Here’s an idea for Maryland’s legal money spenders. Instead of rebuilding a state health care exchange, why not join the wildly popular and successful federal exchange. You know, the one that’s projected cost has increased from $900 billion in 2010 to $2.3 trillion in 2014.
Maryland Democrats have already wasted $125.5 million on an exchange they were not technical savvy enough to manage. Now they want to throw at least another reported $40 million into a new exchange—what is that in real money $100 million or more?—to redevelop what the state’s next governor, Anthony Brown, if Democrat bosses have their way, would again lead the nation in implementing Obamacare.
The nonpartisan Congressional Budget Office predicts that health insurance subsidies under Obamacare will total a little more than $1 trillion over the next 10 years, instead of almost $1.2 trillion. CBO said the 8 percent cut results largely from tighter cost controls by insurance companies offering plans on health care exchanges. That is only for insurance not budgetary effects.
The plans offered on the exchanges usually pay health care providers less and have tighter management of patients’ treatment options, and that means lower premiums and taxpayer subsidies. It also means less service. Medicaid adds almost $800 billion in costs over the decade.
“Clearly, the estimate that [HealthCare.gov] was ready to go Oct. 1 was just flat out wrong,” Health and Human Services Secretary Kathleen Sebelius said on NBC’s Meet the Press April 13. The federal online sign-up system, like Maryland’s, was plagued with technical problems on roll out. President Obama set Dec. 1 as the date to have enough fixed for millions to sign up. It worked.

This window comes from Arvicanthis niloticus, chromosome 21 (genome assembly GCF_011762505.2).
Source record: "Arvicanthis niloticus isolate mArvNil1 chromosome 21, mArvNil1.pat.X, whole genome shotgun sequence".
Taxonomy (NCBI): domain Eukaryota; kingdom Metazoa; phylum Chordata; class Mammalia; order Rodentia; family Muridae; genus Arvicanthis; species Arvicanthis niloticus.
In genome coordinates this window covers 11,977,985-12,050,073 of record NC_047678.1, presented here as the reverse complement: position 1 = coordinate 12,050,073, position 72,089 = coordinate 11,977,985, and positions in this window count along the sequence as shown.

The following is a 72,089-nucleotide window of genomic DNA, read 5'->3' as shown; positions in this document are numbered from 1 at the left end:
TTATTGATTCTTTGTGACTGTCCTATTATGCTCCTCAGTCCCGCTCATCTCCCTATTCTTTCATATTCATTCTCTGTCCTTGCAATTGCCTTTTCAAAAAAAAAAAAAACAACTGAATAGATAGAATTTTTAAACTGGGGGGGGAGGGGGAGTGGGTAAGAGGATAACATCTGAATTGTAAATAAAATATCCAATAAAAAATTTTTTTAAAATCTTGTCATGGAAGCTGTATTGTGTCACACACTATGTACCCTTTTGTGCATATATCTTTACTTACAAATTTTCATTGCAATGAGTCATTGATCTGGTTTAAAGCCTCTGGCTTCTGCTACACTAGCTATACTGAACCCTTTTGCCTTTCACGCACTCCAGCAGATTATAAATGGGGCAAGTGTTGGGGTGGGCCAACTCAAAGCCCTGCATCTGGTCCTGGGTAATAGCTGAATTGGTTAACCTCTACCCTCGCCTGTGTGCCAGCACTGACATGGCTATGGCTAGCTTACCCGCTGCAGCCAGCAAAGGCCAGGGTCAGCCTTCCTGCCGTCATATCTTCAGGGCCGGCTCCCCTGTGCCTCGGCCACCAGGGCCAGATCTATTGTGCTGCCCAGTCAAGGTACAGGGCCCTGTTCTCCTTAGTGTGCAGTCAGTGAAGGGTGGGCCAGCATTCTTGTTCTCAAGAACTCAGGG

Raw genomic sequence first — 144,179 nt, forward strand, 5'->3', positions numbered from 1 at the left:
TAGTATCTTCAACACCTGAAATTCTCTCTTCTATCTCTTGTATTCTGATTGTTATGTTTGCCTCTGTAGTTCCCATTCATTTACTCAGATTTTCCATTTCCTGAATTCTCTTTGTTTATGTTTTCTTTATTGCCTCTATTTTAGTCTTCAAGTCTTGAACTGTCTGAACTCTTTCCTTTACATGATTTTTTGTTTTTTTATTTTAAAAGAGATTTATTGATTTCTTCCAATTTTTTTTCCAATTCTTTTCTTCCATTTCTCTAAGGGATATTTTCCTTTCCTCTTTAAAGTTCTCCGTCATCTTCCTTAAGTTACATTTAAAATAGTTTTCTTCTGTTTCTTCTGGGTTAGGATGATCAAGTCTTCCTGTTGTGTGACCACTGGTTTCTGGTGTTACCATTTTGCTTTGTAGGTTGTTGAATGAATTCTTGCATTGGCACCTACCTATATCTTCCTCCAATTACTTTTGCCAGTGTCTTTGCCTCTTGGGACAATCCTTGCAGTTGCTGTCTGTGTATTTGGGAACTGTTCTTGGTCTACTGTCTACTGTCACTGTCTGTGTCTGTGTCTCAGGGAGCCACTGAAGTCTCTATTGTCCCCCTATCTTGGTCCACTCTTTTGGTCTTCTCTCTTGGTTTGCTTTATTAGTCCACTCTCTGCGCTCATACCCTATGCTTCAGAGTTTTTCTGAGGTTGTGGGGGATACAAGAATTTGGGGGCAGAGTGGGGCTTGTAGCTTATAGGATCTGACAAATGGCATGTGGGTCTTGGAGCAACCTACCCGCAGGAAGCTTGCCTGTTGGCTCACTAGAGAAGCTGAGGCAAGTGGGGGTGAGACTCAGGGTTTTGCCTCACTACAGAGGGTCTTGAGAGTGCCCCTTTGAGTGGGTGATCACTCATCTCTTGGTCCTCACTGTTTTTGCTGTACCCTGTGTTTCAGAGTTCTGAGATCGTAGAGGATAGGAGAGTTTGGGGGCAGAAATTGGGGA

Maryland officials choose to ignore problems. Their strategy failed – sort of. The political fix seems to be for an oversight committee to issue a report this summer, after Brown wins the Democratic primary and is thereby appointed governor. The report will explain just how badly Brown and others failed.
Lt. Gov. Brown’s big assignment was overseeing Maryland’s preparation for the Affordable Care Act’s rollout in October. It speaks directly to his competence. Sebelius fell on her sword and resigned last week; Brown has blamed vendors. Who is the real leader?
If Maryland persists on its path, the state stands to lose millions more. Retired auditor Charles Hayward wrote a wonkish but fascinating two-part blog on Capitalreports.com last week. It digs into the details and gives a balanced view on the calamity. If one is interested in how Maryland’s healthcare rollout went wrong, this is the place to read it.